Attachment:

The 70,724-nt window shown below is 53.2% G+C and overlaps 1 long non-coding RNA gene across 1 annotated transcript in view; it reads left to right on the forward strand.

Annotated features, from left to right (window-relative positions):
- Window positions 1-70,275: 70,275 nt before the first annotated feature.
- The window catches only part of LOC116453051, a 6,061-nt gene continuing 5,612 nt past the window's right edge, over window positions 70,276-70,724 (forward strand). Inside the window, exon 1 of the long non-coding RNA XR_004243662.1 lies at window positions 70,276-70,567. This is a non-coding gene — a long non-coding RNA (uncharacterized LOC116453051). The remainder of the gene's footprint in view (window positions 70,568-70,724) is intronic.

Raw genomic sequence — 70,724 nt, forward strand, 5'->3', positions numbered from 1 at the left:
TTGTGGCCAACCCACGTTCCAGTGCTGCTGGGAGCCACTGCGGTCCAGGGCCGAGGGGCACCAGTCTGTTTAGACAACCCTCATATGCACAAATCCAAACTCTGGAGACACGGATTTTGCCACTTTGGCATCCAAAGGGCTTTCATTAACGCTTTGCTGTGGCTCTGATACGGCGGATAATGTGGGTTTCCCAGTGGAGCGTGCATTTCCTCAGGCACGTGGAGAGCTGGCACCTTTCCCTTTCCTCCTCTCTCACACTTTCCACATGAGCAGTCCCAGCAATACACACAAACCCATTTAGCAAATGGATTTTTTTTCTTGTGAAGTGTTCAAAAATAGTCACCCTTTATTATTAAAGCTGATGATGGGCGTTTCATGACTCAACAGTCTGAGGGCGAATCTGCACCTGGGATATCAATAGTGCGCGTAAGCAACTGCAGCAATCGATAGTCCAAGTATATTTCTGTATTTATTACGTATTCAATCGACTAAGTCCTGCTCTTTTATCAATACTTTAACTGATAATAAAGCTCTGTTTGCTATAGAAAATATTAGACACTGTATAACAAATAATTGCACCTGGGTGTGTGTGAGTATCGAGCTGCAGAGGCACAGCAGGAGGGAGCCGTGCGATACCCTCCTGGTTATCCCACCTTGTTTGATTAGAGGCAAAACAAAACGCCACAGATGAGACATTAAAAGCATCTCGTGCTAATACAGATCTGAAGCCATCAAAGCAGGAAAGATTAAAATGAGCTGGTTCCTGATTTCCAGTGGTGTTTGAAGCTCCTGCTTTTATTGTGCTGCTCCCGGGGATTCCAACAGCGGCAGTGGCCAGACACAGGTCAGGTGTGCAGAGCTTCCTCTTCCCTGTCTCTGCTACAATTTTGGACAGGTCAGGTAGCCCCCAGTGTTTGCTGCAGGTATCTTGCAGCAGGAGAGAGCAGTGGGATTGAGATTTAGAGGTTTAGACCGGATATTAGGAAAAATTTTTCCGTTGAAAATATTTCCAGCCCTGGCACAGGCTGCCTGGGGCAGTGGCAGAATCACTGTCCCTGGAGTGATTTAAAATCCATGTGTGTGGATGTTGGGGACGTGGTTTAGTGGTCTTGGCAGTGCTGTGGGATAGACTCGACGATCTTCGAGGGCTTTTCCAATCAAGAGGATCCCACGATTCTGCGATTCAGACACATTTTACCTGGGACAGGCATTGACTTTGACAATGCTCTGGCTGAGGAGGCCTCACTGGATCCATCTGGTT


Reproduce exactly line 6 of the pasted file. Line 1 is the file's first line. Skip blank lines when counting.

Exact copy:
TTGTGGCCAACCCACGTTCCAGTGCTGCTGGGAGCCACTGCGGTCCAGGGCCGAGGGGCACCAGTCTGTTTAGACAACCCTCATATGCACAAATCCAAACTCTGGAGACACGGATTTTGCCACTTTGGCATCCAAAGGGCTTTCATTAACGCTTTGCTGTGGCTCTGATACGGCGGATAATGTGGGTTTCCCAGTGGAGCGTGCATTTCCTCAGGCACGTGGAGAGCTGGCACCTTTCCCTTTCCTCCTCTCTCACACTTTCCACATGAGCAGTCCCAGCAATACACACAAACCCATTTAGCAAATGGATTTTTTTTCTTGTGAAGTGTTCAAAAATAGTCACCCTTTATTATTAAAGCTGATGATGGGCGTTTCATGACTCAACAGTCTGAGGGCGAATCTGCACCTGGGATATCAATAGTGCGCGTAAGCAACTGCAGCAATCGATAGTCCAAGTATATTTCTGTATTTATTACGTATTCAATCGACTAAGTCCTGCTCTTTTATCAATACTTTAACTGATAATAAAGCTCTGTTTGCTATAGAAAATATTAGACACTGTATAACAAATAATTGCACCTGGGTGTGTGTGAGTATCGAGCTGCAGAGGCACAGCAGGAGGGAGCCGTGCGATACCCTCCTGGTTATCCCACCTTGTTTGATTAGAGGCAAAACAAAACGCCACAGATGAGACATTAAAAGCATCTCGTGCTAATACAGATCTGAAGCCATCAAAGCAGGAAAGATTAAAATGAGCTGGTTCCTGATTTCCAGTGGTGTTTGAAGCTCCTGCTTTTATTGTGCTGCTCCCGGGGATTCCAACAGCGGCAGTGGCCAGACACAGGTCAGGTGTGCAGAGCTTCCTCTTCCCTGTCTCTGCTACAATTTTGGACAGGTCAGGTAGCCCCCAGTGTTTGCTGCAGGTATCTTGCAGCAGGAGAGAGCAGTGGGATTGAGATTTAGAGGTTTAGACCGGATATTAGGAAAAATTTTTCCGTTGAAAATATTTCCAGCCCTGGCACAGGCTGCCTGGGGCAGTGGCAGAATCACTGTCCCTGGAGTGATTTAAAATCCATGTGTGTGGATGTTGGGGACGTGGTTTAGTGGTCTTGGCAGTGCTGTGGGATAGACTCGACGATCTTCGAGGGCTTTTCCAATCAAGAGGATCCCACGATTCTGCGATTCAGACACATTTTACCTGGGACAGGCATTGACTTTGACAATGCTCTGGCTGAGGAGGCCTCACTGGATCCATCTGGTT